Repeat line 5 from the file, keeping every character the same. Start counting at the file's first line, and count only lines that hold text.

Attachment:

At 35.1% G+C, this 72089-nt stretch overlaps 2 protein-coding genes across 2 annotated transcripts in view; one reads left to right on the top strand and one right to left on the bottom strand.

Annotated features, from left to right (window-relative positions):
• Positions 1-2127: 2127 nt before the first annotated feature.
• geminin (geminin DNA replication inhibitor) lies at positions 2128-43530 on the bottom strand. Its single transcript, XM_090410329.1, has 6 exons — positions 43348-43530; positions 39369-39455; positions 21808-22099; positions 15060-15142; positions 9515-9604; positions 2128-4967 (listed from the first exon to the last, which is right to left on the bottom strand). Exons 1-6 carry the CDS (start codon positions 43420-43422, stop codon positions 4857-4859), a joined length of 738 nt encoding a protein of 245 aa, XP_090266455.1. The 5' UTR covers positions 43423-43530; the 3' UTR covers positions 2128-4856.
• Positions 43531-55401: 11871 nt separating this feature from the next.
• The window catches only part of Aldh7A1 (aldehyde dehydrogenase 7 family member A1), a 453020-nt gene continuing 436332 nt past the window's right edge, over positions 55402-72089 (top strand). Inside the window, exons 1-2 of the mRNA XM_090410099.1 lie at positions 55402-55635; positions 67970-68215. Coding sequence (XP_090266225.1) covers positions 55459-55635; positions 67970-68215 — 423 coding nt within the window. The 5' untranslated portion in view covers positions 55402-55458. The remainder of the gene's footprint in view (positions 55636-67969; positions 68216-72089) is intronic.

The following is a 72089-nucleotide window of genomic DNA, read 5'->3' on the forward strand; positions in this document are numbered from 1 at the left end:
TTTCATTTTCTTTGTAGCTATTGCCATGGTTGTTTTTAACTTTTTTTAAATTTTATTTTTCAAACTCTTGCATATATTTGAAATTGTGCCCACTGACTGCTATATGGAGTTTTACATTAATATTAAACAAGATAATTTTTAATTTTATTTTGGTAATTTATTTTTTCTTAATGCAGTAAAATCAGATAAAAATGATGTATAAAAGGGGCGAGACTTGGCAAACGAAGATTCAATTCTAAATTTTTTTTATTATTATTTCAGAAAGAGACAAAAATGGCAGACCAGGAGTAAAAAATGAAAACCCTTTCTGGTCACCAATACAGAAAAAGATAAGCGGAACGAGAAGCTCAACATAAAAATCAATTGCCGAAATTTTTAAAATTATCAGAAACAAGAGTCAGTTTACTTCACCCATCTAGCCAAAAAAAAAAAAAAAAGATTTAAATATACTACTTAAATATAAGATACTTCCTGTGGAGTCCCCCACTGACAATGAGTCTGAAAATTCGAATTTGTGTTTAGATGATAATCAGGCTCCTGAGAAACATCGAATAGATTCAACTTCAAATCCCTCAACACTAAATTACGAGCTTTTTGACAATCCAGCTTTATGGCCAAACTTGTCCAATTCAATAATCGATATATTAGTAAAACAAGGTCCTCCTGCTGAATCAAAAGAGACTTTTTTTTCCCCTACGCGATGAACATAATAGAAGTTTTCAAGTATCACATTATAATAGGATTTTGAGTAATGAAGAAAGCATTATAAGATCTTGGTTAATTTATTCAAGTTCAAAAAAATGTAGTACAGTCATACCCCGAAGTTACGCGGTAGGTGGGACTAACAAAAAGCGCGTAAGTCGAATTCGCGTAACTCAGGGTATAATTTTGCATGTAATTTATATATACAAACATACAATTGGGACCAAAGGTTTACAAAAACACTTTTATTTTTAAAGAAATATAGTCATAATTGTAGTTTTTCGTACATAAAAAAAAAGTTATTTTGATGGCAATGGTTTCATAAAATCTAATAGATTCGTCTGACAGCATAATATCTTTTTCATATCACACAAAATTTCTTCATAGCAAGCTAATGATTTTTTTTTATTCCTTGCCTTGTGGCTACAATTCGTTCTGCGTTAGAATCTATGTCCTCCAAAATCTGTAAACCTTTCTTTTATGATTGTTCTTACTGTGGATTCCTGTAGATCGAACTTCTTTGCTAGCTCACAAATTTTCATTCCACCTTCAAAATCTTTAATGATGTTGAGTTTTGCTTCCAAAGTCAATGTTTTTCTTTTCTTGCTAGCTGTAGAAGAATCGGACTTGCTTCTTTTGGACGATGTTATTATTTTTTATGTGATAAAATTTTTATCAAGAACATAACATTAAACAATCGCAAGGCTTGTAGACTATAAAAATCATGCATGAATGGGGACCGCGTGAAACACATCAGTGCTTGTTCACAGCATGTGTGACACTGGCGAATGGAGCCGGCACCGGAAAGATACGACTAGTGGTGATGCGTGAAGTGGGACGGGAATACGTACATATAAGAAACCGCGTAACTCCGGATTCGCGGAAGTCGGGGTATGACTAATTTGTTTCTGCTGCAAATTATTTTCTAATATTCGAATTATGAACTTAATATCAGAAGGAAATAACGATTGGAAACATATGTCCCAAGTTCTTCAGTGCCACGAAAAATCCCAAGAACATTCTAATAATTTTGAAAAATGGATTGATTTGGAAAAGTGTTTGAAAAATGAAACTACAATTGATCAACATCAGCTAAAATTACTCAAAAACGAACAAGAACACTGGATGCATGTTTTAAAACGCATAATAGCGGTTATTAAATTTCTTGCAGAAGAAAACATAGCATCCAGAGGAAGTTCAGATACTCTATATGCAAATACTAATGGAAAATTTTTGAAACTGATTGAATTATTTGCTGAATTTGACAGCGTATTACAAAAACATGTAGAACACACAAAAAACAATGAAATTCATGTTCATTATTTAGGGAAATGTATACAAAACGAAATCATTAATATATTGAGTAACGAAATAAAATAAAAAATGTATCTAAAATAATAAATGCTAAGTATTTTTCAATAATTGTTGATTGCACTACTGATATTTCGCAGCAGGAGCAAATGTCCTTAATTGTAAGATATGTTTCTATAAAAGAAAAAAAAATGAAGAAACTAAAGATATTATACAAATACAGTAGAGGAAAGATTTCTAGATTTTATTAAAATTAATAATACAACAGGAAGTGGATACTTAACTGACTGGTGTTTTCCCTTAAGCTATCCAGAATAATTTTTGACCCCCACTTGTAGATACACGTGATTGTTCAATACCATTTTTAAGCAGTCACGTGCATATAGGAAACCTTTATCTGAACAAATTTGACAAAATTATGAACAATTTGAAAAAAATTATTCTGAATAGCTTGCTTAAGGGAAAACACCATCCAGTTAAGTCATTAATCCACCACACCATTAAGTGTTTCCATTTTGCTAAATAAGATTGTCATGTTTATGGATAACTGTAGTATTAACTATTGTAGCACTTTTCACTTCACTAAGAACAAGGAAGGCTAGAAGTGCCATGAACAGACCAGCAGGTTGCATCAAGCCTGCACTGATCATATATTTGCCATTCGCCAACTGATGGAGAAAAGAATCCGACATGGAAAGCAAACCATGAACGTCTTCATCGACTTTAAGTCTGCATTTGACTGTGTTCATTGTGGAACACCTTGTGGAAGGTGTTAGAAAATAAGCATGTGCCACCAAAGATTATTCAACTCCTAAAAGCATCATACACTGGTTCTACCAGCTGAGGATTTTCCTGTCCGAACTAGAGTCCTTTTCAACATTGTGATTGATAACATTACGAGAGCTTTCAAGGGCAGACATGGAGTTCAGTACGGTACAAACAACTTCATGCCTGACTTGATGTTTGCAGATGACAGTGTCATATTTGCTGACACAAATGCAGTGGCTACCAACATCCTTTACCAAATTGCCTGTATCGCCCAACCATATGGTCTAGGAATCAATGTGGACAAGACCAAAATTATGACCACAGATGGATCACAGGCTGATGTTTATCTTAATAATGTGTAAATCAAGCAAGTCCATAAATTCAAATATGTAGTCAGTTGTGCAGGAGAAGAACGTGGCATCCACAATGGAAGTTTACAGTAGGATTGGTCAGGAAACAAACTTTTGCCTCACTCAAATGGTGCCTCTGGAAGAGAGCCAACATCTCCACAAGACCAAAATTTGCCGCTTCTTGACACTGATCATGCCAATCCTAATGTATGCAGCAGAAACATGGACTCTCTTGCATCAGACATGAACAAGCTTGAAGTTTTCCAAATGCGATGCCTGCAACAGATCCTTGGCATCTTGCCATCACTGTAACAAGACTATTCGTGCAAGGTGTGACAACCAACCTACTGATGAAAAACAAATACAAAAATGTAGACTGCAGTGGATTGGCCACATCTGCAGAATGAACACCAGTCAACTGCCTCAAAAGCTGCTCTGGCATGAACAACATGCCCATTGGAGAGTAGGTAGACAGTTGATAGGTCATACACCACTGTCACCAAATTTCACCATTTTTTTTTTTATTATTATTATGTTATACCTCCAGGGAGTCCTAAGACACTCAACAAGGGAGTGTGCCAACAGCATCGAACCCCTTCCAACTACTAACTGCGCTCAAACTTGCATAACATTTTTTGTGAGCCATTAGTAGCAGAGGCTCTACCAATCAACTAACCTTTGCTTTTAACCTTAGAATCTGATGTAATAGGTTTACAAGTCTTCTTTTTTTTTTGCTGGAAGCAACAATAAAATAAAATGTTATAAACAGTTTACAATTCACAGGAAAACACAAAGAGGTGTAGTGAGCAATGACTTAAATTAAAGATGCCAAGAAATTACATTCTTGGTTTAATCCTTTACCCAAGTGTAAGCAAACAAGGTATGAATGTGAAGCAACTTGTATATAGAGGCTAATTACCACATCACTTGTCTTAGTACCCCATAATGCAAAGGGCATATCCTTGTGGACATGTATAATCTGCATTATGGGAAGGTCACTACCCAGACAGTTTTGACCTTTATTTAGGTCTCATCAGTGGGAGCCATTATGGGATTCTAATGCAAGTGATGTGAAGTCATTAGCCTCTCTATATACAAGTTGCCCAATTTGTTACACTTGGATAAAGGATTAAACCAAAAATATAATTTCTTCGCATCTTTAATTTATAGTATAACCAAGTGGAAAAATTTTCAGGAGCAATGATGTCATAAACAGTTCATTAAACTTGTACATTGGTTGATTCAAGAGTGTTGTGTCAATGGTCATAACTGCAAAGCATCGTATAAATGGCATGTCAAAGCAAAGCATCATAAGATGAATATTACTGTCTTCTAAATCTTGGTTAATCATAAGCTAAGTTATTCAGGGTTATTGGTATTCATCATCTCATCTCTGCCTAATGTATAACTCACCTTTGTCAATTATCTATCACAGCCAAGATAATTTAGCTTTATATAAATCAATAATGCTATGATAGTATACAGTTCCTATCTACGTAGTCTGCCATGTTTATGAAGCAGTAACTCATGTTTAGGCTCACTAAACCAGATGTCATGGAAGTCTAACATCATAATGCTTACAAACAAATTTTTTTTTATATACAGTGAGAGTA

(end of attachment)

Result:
• Positions 43531-55401: 11871 nt separating this feature from the next.